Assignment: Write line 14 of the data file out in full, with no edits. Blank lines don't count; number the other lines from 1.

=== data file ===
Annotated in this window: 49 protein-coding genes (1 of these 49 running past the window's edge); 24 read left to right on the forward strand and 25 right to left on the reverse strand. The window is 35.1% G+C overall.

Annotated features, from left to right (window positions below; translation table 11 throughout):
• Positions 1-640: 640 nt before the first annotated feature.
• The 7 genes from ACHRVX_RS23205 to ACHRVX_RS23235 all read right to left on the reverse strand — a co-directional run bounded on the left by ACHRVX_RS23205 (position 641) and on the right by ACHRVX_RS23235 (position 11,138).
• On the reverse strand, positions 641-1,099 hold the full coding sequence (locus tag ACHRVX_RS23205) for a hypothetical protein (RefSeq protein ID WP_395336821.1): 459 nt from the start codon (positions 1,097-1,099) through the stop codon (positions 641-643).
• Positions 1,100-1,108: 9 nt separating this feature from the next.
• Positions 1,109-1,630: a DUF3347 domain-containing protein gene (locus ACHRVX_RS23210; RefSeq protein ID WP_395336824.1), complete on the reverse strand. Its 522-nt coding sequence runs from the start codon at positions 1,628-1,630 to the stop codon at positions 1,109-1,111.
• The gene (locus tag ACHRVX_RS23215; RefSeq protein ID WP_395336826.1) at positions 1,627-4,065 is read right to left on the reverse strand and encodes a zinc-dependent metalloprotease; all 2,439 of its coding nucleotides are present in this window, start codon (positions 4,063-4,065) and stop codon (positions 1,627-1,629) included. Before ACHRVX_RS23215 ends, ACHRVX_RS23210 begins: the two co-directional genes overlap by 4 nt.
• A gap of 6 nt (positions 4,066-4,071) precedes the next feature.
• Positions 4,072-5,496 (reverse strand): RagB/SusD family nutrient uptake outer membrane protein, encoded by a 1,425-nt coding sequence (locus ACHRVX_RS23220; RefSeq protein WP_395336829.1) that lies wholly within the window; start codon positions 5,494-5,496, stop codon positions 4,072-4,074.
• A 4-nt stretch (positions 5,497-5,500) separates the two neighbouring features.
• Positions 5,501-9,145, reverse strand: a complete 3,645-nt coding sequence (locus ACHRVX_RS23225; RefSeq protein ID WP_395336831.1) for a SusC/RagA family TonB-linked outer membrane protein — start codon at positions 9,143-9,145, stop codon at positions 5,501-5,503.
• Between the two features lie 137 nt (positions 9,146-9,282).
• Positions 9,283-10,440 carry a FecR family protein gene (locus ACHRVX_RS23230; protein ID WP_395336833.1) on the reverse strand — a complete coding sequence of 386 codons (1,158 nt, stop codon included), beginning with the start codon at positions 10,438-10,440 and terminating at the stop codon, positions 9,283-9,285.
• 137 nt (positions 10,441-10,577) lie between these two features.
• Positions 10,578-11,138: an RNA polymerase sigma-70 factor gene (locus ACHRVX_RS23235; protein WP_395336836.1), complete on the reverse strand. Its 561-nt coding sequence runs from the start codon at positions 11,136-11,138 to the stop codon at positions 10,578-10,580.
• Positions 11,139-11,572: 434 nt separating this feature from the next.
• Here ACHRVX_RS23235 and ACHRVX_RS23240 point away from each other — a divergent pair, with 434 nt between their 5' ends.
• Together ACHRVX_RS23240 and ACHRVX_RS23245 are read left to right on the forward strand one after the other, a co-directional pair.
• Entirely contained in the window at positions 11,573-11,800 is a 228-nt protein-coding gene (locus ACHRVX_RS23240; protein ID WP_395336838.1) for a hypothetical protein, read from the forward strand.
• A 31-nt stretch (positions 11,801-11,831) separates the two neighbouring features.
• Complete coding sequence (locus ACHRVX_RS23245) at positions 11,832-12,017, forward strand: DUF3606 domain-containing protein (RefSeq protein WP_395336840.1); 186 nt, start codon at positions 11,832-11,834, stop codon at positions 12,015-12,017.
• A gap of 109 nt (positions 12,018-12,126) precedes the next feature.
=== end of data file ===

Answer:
• Positions 9,283-10,440 carry a FecR family protein gene (locus ACHRVX_RS23230; protein ID WP_395336833.1) on the reverse strand — a complete coding sequence of 386 codons (1,158 nt, stop codon included), beginning with the start codon at positions 10,438-10,440 and terminating at the stop codon, positions 9,283-9,285.